Warmer weather aids heat expense

December 28, 2005|By BLOOMBERG NEWS

NEW YORK -- Natural gas futures plunged 10 percent yesterday, the largest one-day drop in almost three years, as warmer-than-normal weather cut demand for the furnace fuel.

"The long-range forecast is for more warm weather," said Michael Rose, director of the trading desk at Angus Jackson Inc. in Fort Lauderdale, Fla. "There's no doubt about it. When it's cold in New York, the prices go higher, and when it's warmer, prices go lower."

U.S. heating demand will run 30 percent below normal for the next week and 22 percent below normal from Jan. 2 to Jan. 6, according to Weather Derivatives, a Belton, Mo.-based forecaster. New York will have a low tomorrow night of 41 degrees Fahrenheit, the National Weather Service said. That's 13 degrees above normal.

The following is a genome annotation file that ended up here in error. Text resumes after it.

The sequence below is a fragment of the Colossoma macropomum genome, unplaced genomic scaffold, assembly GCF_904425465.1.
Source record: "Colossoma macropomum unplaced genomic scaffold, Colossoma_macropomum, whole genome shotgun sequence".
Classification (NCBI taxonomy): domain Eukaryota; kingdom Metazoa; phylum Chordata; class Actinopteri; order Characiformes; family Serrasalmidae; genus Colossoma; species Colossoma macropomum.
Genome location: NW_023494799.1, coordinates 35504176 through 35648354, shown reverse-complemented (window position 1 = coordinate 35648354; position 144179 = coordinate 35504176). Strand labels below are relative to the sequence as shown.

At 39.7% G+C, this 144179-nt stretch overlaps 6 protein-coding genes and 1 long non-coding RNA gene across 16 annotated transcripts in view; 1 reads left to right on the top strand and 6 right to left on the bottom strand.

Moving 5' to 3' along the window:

Gas for January delivery fell $1.261 to $11.022 per million British thermal units on the New York Mercantile Exchange. The 10 percent drop was the biggest fluctuation of any commodity yesterday and the largest one-day decline for gas futures since March 3, 2003. Prices are down 30 percent from a record $15.78 per million Btu Dec. 13 and are the lowest since Sept. 13.

Prices pushed below the 100-day moving average of $12.11 per million Btu during the session, a move considered significant by technical analysts, who use charts and graphs to help make investment decisions. Gas briefly dipped below the average last week before rebounding.

Petroleum prices also dropped as fuel use eased. Home-heating demand in the Northeast, where 80 percent of the nation's heating oil is used, will be 25 percent below normal through Jan. 3, Weather Derivatives predicted.

Crude oil for February delivery fell 27 cents, or 0.5 percent, to $58.16 a barrel in New York, 41 percent higher than a year ago.

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